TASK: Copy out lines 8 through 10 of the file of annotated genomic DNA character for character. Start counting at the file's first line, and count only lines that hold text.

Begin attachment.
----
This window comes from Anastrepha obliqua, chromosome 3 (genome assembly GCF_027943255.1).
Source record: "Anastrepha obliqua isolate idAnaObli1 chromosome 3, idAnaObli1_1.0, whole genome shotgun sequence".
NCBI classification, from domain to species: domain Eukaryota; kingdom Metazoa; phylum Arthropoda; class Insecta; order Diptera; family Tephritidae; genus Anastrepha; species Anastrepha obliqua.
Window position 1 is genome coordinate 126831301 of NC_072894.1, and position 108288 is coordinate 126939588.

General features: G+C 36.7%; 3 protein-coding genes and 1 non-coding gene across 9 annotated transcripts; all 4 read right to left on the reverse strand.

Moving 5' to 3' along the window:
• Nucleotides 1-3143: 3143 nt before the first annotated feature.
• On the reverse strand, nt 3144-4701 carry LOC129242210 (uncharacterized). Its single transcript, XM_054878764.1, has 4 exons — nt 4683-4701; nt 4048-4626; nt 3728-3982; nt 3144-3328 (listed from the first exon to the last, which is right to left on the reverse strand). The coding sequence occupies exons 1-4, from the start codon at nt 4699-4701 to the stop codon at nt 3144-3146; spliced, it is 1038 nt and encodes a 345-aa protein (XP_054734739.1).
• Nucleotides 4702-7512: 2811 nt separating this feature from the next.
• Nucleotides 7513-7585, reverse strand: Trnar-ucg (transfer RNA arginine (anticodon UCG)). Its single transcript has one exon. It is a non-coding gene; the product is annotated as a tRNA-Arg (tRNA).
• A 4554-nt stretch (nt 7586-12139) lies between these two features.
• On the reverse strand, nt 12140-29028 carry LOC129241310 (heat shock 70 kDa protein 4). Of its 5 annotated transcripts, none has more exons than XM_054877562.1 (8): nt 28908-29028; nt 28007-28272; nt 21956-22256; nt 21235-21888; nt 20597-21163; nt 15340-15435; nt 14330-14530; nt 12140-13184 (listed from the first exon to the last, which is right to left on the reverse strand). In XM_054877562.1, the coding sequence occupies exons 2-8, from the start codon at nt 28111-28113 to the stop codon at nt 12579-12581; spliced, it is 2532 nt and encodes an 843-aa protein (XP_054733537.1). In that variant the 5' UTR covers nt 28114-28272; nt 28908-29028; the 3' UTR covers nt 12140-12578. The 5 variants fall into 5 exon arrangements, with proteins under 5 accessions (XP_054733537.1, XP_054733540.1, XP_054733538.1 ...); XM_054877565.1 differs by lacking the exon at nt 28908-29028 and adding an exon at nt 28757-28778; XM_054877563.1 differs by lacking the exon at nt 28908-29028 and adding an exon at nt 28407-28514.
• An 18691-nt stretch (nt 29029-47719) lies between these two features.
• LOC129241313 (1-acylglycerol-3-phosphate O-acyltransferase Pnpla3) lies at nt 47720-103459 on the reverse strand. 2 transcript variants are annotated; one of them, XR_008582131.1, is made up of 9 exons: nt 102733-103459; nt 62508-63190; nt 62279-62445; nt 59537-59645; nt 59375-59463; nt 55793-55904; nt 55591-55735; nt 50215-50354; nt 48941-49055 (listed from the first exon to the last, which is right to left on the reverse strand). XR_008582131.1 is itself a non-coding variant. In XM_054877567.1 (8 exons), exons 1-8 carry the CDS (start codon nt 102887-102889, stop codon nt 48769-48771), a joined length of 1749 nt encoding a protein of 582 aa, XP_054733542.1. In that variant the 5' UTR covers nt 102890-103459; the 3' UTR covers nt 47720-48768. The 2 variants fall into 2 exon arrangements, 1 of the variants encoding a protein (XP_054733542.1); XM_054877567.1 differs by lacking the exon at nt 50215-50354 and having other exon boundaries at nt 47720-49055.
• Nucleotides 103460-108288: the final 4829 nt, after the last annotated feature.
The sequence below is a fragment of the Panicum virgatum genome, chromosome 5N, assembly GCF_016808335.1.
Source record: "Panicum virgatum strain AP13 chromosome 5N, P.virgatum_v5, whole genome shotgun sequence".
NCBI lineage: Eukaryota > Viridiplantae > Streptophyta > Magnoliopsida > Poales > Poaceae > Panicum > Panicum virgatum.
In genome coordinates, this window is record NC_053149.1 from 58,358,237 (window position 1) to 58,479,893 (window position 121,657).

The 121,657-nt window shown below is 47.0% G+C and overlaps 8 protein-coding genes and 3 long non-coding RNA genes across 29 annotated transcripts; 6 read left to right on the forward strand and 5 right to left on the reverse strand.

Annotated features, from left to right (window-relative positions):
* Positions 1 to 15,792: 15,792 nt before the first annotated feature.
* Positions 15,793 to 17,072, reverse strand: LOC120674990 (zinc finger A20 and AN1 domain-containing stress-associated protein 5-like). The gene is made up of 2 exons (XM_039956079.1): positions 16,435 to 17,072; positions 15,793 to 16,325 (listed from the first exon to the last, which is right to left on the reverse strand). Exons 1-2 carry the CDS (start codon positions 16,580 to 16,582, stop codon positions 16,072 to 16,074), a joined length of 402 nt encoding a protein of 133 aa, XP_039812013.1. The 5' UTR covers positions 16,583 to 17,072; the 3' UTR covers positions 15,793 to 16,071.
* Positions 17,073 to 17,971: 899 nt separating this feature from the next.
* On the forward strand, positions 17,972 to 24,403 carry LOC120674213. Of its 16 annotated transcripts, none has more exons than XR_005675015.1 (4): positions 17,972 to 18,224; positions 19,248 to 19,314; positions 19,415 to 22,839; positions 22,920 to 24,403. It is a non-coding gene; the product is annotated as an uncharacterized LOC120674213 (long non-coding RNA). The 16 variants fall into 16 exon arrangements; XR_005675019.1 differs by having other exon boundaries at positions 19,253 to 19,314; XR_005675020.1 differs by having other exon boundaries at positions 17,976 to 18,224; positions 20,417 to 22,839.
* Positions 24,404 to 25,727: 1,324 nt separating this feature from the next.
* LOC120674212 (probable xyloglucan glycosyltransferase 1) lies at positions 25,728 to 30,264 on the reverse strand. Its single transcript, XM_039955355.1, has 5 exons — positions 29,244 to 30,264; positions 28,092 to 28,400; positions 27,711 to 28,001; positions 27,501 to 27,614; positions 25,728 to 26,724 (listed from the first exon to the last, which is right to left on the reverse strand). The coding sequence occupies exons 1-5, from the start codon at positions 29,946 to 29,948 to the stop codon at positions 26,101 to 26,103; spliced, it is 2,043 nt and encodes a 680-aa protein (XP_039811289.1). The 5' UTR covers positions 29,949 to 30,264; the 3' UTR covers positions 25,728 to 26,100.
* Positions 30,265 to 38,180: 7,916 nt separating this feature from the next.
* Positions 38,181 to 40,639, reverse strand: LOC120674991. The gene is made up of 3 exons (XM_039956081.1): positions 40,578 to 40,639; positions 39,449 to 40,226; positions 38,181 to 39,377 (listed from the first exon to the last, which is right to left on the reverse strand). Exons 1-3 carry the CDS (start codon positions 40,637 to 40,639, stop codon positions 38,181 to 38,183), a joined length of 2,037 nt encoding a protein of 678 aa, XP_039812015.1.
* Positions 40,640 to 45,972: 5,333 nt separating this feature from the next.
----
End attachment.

• On the reverse strand, nt 3144-4701 carry LOC129242210 (uncharacterized). Its single transcript, XM_054878764.1, has 4 exons — nt 4683-4701; nt 4048-4626; nt 3728-3982; nt 3144-3328 (listed from the first exon to the last, which is right to left on the reverse strand). The coding sequence occupies exons 1-4, from the start codon at nt 4699-4701 to the stop codon at nt 3144-3146; spliced, it is 1038 nt and encodes a 345-aa protein (XP_054734739.1).
• Nucleotides 4702-7512: 2811 nt separating this feature from the next.
• Nucleotides 7513-7585, reverse strand: Trnar-ucg (transfer RNA arginine (anticodon UCG)). Its single transcript has one exon. It is a non-coding gene; the product is annotated as a tRNA-Arg (tRNA).